I cashed in my free pass to Equinox and took my first-ever spin class this morning. 12 hours later, I feel fine, but I'm just going to come out and say it: I think I bruised my bones where the sun don't shine.
There were definitely things I liked about my spin experience. The pumping music was awesome (an all-Michael Jackson playlist, a'thankyou), and the instructor was fun. He got up and danced through the aisles every few minutes. Some of the ladies were whooping it up too, so it's hard not to feed off other people's enthusiasm. HowEVER, I do not welcome an extremely hard bike seat against my hoo-hah.
It's entirely possible that something was wrong, whether it was my form or the bike being improperly adjusted, despite getting help from the instructor. I just couldn't seem to get past how awkward I felt leaning forward from the bike seat; I was infinitely more comfortable when we would stand up in the pedals. The ballerina in me kept wanting to maintain a flat back and shoulder blades tucked together, even when the seated cycling position made that impossible.
I'm sure that with experience, I'd get used to the whole thing, but the fact remains that I'm not joining a gym any time soon, and I feel like I get just as good (or better) a workout from methods that do not abuse my cha-cha-cha. I kind of want to sit on those little inner tubes they let new mommies put under their butts. Sheesh.
Now that I've officially shredded any remaining shreds of dignity I might have had before, let's move on to breakfast.
With some freezer excavation, I turned up the last of my Kashi waffles, toasted up and topped them with some crunchy peanut butter and mediocre pumpkin butter from TJ's.
Along with a side shake, por supuesto. I used my last Amazing Meal packet (chocolate) from Amazing Grass to whip up a shake using unsweetened almond milk and ice.
This afternoon, the roomie and I ventured across the river to the West Village and saw Food Inc.
The documentary made me think many thoughts, though I was actually surprised by how little I was surprised by the information it presented. That's sad in a way, but on the other hand, you go to see this movie prepared not to be happy about what you learn from it. And I learned a lot. But was I shocked by images of animals being treated cruelly? Of course not. These are the things that we all know on some level, but it takes a film like this to "pull back the curtain" that is drawn between consumers and the origin of their food. I think that was the phrase Michael Pollan used when he was being interviewed in the film...feel free to correct me if I got it wrong.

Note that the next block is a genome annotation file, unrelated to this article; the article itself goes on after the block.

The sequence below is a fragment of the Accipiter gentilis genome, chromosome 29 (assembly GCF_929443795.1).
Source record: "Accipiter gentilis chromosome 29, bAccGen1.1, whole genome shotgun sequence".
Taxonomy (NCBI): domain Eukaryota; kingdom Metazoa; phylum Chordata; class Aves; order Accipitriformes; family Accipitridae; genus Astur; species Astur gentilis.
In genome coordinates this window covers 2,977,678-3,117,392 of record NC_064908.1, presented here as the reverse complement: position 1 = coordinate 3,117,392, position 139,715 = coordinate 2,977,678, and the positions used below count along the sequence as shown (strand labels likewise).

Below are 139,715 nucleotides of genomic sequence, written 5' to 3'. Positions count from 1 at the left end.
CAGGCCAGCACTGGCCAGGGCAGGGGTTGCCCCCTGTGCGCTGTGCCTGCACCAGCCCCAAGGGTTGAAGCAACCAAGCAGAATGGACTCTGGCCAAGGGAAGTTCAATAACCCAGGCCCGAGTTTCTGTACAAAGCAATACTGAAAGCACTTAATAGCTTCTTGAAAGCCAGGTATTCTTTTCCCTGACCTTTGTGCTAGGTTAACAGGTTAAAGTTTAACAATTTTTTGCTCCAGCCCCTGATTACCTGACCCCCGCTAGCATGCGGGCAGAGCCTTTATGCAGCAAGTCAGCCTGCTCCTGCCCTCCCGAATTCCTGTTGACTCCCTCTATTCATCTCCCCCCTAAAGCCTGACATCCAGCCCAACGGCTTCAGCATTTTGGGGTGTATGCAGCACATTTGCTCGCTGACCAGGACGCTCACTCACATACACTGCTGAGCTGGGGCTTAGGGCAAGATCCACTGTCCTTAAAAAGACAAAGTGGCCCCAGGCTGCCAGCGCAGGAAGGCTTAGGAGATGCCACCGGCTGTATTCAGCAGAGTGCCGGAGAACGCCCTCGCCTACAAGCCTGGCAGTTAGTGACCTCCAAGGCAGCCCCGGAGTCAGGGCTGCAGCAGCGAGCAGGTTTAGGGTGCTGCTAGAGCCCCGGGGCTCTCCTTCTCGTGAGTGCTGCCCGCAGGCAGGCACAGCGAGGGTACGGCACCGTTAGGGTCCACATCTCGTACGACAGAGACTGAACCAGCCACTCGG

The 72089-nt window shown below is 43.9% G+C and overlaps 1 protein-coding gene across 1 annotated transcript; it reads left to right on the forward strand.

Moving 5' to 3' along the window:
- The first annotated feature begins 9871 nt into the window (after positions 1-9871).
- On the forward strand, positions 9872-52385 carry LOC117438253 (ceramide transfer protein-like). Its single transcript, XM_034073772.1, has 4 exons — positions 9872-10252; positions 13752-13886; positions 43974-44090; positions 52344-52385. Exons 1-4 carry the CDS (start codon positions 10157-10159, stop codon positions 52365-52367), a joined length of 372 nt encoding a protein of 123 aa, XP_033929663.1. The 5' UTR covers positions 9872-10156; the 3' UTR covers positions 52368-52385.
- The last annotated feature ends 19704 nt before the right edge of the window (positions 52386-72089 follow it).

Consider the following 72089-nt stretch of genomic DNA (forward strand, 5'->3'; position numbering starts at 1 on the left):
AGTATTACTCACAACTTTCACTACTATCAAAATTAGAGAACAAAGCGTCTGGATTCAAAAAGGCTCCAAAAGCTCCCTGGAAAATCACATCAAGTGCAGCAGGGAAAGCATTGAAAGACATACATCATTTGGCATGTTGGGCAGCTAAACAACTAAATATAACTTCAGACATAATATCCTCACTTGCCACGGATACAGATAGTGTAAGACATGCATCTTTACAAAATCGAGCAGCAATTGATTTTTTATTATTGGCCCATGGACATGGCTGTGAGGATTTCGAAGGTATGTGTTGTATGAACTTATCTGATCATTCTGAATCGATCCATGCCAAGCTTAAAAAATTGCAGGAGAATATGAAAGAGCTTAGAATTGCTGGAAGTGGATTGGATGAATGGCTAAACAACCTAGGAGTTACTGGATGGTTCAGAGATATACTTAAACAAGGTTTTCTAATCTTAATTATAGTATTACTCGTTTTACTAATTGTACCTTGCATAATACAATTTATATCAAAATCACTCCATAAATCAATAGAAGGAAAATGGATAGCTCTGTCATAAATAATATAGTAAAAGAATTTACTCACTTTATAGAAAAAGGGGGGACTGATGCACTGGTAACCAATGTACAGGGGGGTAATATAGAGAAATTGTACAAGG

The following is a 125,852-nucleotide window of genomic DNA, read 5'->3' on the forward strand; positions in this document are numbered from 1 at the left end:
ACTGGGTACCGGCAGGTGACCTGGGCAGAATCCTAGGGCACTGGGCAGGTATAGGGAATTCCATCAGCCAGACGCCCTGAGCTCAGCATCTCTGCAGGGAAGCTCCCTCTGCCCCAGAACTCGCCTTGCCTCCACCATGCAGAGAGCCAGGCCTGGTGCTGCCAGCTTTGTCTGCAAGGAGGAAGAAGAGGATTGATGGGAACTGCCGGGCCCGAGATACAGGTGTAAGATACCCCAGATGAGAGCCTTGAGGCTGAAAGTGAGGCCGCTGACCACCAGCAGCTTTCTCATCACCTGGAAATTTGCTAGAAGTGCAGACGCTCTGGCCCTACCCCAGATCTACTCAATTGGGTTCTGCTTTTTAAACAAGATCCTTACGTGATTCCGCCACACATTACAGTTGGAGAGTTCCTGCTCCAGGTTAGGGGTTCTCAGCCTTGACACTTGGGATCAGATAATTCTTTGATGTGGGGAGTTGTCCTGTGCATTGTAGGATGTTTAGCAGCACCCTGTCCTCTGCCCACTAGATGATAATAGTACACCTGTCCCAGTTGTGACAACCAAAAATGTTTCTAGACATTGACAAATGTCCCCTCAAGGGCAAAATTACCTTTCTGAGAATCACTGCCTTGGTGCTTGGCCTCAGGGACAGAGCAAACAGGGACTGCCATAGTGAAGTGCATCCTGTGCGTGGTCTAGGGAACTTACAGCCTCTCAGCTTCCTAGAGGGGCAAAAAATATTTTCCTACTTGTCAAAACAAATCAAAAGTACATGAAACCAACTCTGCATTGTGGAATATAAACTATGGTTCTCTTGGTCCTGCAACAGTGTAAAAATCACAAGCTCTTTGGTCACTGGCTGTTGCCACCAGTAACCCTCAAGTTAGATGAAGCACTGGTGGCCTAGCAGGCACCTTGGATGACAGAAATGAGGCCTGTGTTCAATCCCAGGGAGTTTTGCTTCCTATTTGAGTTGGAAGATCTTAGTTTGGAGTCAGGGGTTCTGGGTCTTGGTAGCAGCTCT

The point is that there's a huge disconnect between what we (think we) eat and how it arrived on our plate in the first place. I could take this opportunity to rant about the corruption in government as relates to food production, and vice versa, but as I said, I was not surprised to learn about that by watching Food Inc. What struck me most was the power of education. The roomie and I were talking about it on the way home, and we agreed that what's so powerful about a documentary like this is that it's accessible to anyone. Many people can and will go see a movie, but far fewer people will get a degree in nutrition or visit a farm used by Perdue for chicken production or even just shop at a farmer's market.
This film asks us to be educated consumers and use every grocery purchase as a vote. For every item we buy organic and locally produced, the corporate conglomerates that control so much of what's on the shelves become a little less powerful. The tobacco industry declined in this manner, and the same can happen to the huge companies that are pumping corn and soy into virtually everything that comes in a package, including conventionally raised meat.
(...she writes as she listens to Michael Jackson's Heal the World... Hey, I'll take inspiration where I can get it.)
The good news is that with every passing year, all the stuff I just wrote about becomes more and more common knowledge, and I'm hopeful that this kind of information trickles down to people who can't afford to eat well, or think they can't afford it and don't know how to begin. How great would it be if farmer's markets accepted food stamps?! I thought the film was right on with that. Definitely successful in delivering a powerful message to the general public.
Now, if you want failure, you need look no further than my second (second!) failed attempt at a modified version of Tina's Peanut Buttery Bars.
Last week, I tried one thing and the bars came out tasty but crumbly...yet rubbery too. This week, I manage to get a great texture, but the flavor was nowhere. Lesson learned: don't try to bake with Better'n'PB when the recipe calls for real peanut butter!
I would be more disgruntled if I wasn't so glad that I used up the last of the Better'n'PB. It is not better (for you) than real peanut butter, and I'd really just rather have real almond butter anyway! I was hoping to pawn these treats off on the coworkers, but I don't have the heart to subject them to this.
Alright, I'm actually ready for Monday to be here, because that means there's just one week left until I get to go on vacation! Time to git 'er done.